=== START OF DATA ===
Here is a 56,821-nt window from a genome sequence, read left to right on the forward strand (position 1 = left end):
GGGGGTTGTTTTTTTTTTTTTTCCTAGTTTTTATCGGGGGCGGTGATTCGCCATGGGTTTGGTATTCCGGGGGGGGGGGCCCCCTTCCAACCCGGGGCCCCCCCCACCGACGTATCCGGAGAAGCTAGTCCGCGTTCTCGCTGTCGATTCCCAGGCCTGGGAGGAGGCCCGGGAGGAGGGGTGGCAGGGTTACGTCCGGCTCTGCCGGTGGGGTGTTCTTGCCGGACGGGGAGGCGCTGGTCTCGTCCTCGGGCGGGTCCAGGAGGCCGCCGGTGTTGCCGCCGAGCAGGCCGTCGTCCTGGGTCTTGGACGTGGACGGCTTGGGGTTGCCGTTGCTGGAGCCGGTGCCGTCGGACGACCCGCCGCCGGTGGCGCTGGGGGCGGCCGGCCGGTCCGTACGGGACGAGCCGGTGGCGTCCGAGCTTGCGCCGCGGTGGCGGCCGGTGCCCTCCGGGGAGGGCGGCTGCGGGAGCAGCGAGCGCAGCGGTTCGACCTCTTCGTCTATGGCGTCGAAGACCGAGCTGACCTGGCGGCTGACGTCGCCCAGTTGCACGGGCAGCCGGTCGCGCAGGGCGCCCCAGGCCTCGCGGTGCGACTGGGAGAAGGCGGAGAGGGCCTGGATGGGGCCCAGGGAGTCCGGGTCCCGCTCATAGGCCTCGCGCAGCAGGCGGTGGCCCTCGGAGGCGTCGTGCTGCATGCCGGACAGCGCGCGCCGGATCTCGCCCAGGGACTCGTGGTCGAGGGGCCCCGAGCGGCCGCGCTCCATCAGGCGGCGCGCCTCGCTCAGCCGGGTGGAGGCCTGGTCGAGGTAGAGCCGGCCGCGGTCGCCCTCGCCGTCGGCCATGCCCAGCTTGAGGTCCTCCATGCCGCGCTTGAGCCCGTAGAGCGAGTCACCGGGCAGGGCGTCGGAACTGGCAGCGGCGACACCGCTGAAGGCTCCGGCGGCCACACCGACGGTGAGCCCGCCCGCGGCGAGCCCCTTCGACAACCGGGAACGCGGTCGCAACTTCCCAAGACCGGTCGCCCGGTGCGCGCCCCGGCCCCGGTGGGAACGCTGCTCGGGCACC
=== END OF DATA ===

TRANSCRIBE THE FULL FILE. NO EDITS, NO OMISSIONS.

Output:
Here is a 56,821-nt window from a genome sequence, read left to right on the forward strand (position 1 = left end):
GGGGGTTGTTTTTTTTTTTTTTCCTAGTTTTTATCGGGGGCGGTGATTCGCCATGGGTTTGGTATTCCGGGGGGGGGGGCCCCCTTCCAACCCGGGGCCCCCCCCACCGACGTATCCGGAGAAGCTAGTCCGCGTTCTCGCTGTCGATTCCCAGGCCTGGGAGGAGGCCCGGGAGGAGGGGTGGCAGGGTTACGTCCGGCTCTGCCGGTGGGGTGTTCTTGCCGGACGGGGAGGCGCTGGTCTCGTCCTCGGGCGGGTCCAGGAGGCCGCCGGTGTTGCCGCCGAGCAGGCCGTCGTCCTGGGTCTTGGACGTGGACGGCTTGGGGTTGCCGTTGCTGGAGCCGGTGCCGTCGGACGACCCGCCGCCGGTGGCGCTGGGGGCGGCCGGCCGGTCCGTACGGGACGAGCCGGTGGCGTCCGAGCTTGCGCCGCGGTGGCGGCCGGTGCCCTCCGGGGAGGGCGGCTGCGGGAGCAGCGAGCGCAGCGGTTCGACCTCTTCGTCTATGGCGTCGAAGACCGAGCTGACCTGGCGGCTGACGTCGCCCAGTTGCACGGGCAGCCGGTCGCGCAGGGCGCCCCAGGCCTCGCGGTGCGACTGGGAGAAGGCGGAGAGGGCCTGGATGGGGCCCAGGGAGTCCGGGTCCCGCTCATAGGCCTCGCGCAGCAGGCGGTGGCCCTCGGAGGCGTCGTGCTGCATGCCGGACAGCGCGCGCCGGATCTCGCCCAGGGACTCGTGGTCGAGGGGCCCCGAGCGGCCGCGCTCCATCAGGCGGCGCGCCTCGCTCAGCCGGGTGGAGGCCTGGTCGAGGTAGAGCCGGCCGCGGTCGCCCTCGCCGTCGGCCATGCCCAGCTTGAGGTCCTCCATGCCGCGCTTGAGCCCGTAGAGCGAGTCACCGGGCAGGGCGTCGGAACTGGCAGCGGCGACACCGCTGAAGGCTCCGGCGGCCACACCGACGGTGAGCCCGCCCGCGGCGAGCCCCTTCGACAACCGGGAACGCGGTCGCAACTTCCCAAGACCGGTCGCCCGGTGCGCGCCCCGGCCCCGGTGGGAACGCTGCTCGGGCACC